HH: Mark Steyn, the incompetence displayed in the Gulf after the explosion, and now the gaps in our security system, add the hat trick for the president. We’ve got ideological extremism, plus a hyper-partisan approach to politics, and now incompetence thrown in. That’s a heavy burden for Democrats. I think it’s why David Obey quit yesterday. Do you think the president can escape this, and his party can escape this by November?

MS: No, I think in a way, he’s lucky, he’s as lucky as he’s going to be, because if this had been a Republican in the White House, we would be getting the full Katrina on what’s going on in the Gulf. Instead, he’s got friends at these dying publications like Newsweek that are willing to protect him almost to absurd degrees. But the hyper-partisanship, with the perceived softness on national security, and the willingness to abase himself before thugs and dictators, plus, plus the incompetence issue in the Gulf, I think is just a lethal combination for Democrats this November.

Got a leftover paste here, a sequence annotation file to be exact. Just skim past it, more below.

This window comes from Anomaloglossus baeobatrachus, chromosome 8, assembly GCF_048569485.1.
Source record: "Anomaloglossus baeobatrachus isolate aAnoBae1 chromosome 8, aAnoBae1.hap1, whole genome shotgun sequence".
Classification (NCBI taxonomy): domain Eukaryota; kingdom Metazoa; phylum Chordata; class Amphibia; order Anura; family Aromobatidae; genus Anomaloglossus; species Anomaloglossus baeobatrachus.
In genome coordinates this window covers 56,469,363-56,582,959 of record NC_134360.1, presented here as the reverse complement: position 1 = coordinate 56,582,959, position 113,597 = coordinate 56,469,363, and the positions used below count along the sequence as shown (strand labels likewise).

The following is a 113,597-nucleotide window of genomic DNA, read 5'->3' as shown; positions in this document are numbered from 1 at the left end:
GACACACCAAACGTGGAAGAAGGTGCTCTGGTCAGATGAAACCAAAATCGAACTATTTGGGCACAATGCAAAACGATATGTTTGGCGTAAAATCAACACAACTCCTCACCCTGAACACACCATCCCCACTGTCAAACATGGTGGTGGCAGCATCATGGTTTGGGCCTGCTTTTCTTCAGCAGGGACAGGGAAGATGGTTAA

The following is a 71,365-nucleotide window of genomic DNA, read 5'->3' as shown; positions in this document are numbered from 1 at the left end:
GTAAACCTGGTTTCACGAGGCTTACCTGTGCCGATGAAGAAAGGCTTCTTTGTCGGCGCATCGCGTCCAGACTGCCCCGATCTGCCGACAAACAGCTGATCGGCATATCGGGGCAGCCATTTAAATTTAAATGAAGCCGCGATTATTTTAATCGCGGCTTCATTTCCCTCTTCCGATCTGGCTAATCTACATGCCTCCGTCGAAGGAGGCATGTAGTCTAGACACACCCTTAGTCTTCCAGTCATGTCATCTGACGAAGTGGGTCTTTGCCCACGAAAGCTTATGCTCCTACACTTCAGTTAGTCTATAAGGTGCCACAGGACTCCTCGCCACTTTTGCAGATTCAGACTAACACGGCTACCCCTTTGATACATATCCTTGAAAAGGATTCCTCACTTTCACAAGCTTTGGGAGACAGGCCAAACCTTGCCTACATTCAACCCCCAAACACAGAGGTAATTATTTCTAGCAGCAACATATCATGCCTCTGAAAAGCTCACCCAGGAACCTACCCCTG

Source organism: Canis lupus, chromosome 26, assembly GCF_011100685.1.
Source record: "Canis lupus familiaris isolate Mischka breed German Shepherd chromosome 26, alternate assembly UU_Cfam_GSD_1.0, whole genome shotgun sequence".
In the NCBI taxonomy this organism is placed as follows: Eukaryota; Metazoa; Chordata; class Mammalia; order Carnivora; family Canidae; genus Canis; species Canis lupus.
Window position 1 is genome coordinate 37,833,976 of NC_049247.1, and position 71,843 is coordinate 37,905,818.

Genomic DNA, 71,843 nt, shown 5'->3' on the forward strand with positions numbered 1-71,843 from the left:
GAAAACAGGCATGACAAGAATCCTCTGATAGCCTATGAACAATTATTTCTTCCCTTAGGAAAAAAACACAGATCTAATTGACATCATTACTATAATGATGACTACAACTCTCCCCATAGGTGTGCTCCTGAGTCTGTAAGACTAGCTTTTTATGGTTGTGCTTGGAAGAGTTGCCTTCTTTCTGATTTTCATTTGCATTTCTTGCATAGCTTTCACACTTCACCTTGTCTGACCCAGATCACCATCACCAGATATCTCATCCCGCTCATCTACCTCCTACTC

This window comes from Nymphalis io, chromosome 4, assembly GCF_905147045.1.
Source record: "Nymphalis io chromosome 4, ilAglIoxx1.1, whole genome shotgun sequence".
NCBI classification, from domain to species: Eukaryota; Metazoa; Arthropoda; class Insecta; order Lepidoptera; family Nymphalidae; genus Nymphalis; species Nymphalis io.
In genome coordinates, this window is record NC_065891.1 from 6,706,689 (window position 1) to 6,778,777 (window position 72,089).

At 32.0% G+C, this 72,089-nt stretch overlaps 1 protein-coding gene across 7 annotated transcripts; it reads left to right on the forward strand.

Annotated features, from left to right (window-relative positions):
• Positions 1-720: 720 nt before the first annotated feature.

We hope he’s right about November. They say “a week is a long time in politics”, so six months is an age. A lot more harm can be done to civilization by the Democrats in that stretch of time. And if the Republicans return to power in Congress in November, will they, can they, save civilization?

Scofflaws rule 2

Arizona’s newly passed act enabling the police to enforce the law against illegal immigration has been condemned as ‘misguided’ by the president, and ‘racist’ by Hillary Clinton and a chorus of Democratic politicians.

How much more bizarre a scenario could be imagined than that the head of the executive branch of the federal government, members of his cabinet, and legislators, should object to the law of their country being enforced?

Conservative and atheist Heather Mac Donald , whose opinion is always well-informed and persuasive, writes in City Journal: